A community identifies itself by an understood mutuality of interests. But it lives and acts by the common virtues of trust, goodwill, forbearance, self-restraint, compassion, and forgiveness. If it hopes to continue long as a community, it will wish to – and will have to – encourage respect for all its members, human and natural. It will encourage respect for all stations and occupations. Such a community has the power – not invariably but as a rule – to enforce decency without litigation. It has the power, that is, to influence behavior. And it exercises this power not by coercion or violence but by teaching the young and by preserving stories and songs that tell (among other things) what works and what does not work in a given place.

A community as described above serves neither private interests nor “public” interests, but rather the interests of the localized community as a whole. A major point that Berry makes is that it is only in the context of such a community that we will take care of each other and the land and live out the higher human values of respect and compassion. For example, in the globalized economy, where our food comes from thousands of miles away, it does not seem to matter how we treat the land around us, because it does not directly impact our ability to obtain food. On the other hand, when our food comes from the land near where we live, we see the consequences of poor treatment and are therefore are more motivated to care for that land in a way that ensures it continues to produce the food we need.

Occasionally as I read the essays I sensed a hint of glorifying the past. However, on the whole Berry maintains a nuanced perspective on the reasons our society is broken and what it would take to fix it. Although his proposal for more localized communities and economies does hint back to lifestyles in the past, I do not think the Berry is proposing that we return everything to exactly as it was 100 years ago. Although Berry does not address this explicitly, I believe that we can take the aspects of life 100 years that will improve our society (e.g. more tightly-knit, localized communities and economies) and leave other aspects (such as oppression of women) behind. Overall, Berry makes important points about globalization and communities that hold a lot of truth.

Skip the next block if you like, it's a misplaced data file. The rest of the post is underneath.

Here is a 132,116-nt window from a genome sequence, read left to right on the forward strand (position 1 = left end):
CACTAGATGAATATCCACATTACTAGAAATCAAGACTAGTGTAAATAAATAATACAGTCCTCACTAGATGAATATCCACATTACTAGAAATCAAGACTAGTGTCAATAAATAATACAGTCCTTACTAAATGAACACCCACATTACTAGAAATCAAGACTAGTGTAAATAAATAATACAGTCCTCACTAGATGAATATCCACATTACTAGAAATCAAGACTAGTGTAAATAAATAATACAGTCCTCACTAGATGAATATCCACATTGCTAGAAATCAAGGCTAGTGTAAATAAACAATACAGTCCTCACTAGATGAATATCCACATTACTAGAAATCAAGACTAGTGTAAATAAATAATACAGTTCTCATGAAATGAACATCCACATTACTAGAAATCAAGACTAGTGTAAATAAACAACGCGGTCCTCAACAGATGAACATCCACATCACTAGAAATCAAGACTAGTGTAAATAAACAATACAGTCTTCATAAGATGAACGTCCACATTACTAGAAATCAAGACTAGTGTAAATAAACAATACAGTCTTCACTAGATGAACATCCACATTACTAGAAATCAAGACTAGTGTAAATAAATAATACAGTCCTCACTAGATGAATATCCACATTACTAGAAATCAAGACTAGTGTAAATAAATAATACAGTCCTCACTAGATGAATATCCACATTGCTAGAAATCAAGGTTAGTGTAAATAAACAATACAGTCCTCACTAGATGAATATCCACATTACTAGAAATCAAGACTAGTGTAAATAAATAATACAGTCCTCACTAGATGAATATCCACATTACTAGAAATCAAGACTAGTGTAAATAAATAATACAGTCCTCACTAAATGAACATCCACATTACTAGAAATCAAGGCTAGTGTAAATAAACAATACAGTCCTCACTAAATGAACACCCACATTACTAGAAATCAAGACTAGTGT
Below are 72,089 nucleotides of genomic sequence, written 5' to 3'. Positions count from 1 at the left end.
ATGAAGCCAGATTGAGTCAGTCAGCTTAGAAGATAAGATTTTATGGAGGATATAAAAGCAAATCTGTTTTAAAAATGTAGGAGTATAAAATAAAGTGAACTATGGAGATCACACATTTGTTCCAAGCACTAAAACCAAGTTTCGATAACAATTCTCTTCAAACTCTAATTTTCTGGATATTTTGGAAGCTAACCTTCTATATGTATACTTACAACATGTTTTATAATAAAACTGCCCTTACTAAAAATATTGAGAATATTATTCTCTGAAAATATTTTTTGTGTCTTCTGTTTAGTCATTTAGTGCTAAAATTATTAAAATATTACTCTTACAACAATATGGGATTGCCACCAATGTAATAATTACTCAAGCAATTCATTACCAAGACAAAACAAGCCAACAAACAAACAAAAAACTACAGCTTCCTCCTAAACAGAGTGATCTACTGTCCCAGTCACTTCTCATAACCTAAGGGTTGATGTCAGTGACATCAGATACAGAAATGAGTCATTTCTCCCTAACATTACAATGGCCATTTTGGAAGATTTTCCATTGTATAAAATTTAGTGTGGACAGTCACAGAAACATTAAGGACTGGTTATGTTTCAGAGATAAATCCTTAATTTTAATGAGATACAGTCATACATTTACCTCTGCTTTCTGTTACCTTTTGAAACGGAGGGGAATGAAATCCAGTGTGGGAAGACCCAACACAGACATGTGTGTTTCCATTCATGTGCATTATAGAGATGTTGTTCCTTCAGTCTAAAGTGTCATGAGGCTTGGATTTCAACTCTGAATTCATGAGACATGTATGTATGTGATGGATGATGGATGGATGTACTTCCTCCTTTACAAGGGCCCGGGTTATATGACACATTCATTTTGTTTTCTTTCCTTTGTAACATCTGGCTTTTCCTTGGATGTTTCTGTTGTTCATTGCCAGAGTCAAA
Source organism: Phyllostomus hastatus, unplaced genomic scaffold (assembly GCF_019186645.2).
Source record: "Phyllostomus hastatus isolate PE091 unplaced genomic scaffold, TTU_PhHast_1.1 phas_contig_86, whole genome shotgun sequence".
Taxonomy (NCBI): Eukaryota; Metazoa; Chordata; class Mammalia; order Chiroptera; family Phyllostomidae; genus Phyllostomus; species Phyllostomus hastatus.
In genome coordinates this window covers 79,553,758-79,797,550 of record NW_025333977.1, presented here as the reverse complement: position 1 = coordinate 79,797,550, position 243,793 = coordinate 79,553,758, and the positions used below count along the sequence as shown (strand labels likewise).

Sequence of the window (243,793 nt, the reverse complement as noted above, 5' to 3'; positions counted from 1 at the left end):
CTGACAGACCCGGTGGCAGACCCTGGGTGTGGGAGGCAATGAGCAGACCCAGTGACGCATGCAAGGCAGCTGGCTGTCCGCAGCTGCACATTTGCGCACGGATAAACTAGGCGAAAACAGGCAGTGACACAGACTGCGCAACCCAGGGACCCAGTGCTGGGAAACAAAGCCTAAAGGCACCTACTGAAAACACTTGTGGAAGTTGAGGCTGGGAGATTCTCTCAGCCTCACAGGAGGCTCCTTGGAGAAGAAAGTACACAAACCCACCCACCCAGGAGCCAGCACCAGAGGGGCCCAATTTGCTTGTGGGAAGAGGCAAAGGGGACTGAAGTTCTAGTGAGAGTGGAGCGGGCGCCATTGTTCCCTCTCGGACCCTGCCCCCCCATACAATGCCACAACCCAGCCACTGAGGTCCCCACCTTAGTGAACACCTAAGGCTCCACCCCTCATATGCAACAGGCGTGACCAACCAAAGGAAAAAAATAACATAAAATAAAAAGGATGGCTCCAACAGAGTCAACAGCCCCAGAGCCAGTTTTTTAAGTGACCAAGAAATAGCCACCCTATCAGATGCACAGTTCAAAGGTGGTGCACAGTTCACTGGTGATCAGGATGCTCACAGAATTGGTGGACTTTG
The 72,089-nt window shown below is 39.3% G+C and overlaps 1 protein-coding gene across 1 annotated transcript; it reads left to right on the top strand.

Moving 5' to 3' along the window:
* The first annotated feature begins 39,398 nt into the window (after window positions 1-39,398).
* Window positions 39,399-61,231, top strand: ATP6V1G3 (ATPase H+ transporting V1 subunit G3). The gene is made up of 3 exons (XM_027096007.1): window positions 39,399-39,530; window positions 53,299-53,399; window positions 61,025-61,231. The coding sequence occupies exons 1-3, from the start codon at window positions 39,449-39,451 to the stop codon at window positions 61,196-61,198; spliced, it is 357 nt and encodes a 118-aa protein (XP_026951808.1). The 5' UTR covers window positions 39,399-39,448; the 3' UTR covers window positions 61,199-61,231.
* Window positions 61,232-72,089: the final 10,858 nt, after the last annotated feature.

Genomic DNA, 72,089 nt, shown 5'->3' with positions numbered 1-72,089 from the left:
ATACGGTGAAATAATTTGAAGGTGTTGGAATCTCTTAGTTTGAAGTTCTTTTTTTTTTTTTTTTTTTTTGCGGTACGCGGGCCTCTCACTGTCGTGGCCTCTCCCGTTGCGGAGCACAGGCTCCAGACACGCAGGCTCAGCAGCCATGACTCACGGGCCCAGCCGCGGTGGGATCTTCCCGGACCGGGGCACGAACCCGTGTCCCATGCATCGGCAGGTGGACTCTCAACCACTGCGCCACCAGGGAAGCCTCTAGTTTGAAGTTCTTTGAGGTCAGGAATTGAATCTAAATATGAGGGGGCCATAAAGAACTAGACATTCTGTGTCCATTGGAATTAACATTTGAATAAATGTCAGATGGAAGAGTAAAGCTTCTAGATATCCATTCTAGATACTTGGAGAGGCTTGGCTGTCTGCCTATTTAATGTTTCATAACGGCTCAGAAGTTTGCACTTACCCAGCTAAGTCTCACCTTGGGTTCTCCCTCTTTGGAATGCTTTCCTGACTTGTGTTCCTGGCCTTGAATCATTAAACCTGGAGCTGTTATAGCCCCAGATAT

Although I agree with much of Berry’s arguments, I do not agree 100% with everything he says. Take this perspective on technology:

We must give up also our superstitious conviction that we can contrive technological solutions to all our problems. Soil loss, for example, is a problem that embarrasses all of our technological pretensions. If soil were all being lost in a huge slab somewhere, that would appeal to the would-be heroes of “science and technology,” who might conceivably engineer a glamorous, large, and speedy solution – however many new problems they might cause in doing so. But soil is not usually lost in slabs or heaps of magnificent tonnage. It is lost a little at a time over millions of people. It cannot be saved by heroic feats of gigantic technology but only by millions of small acts and restraints, conditioned by small fidelities, skills, and desires. Soil loss is ultimately a cultural problem; it will be corrected only by cultural solutions.

I do agree that we sometimes try to solve problems with technology when in fact they cannot be solved in that way, because they are cultural and societal problems. However, I think there is a place for science and technology, for example in harnessing clean energy sources. Our extreme overuse of unsustainable energy sources is of course partly a cultural problem, but ultimately we will need sustainable, clean energy, and that requires a technical solution.

Reading Sex, Economy, Freedom & Community left me feeling a bit hopeless. The community-based society he describes is so very different from our current globalized society, and things seem to be going only further in the direction of globalization. I am left wondering how we get from here to there? The obstacles sometimes seem insurmountable.

I do not mean to leave you with negativity, however. Sex, Economy, Freedom & Community contains important, and at times very radical, ideas and one way that we will get from here to there is if more people read it and contemplate the ideas in it. I highly recommend it – you do not have to agree 100% with Berry in order to find his ideas worth thinking about. If you are not already convinced, here are some more quotes:

But a conservation effort that concentrates only on the extremes of industrial abuse tends to suggest that the only abuses are the extreme ones when, in fact, the earth is probably suffering more from many small abuses than from a few large ones. By treating the spectacular abuses as exceptional, the powers that be would like to keep us from seeing that the industrial system (capitalist or communist or socialist) is in itself and by necessity of all its assumptions extremely dangerous and damaging and that it exists to support an extremely dangerous and damaging way of life. The large abuses exists within and because of a pattern of smaller abuses.

Many people would like to think that our diseases are caused by one simple thing, like tobacco, which can be easily blamed on one group and fairly easily given up. But of course they are fooling themselves. One reason that people die of diseases is that they have grown old enough to die of something; they are mortal, a fact that modern humans don’t like to face. Another reason is that as a people we live unhealthy lives. We breathe unhealthy air, drink unhealthy water, eat unhealthy food, eat too much, do no physical work, and so forth.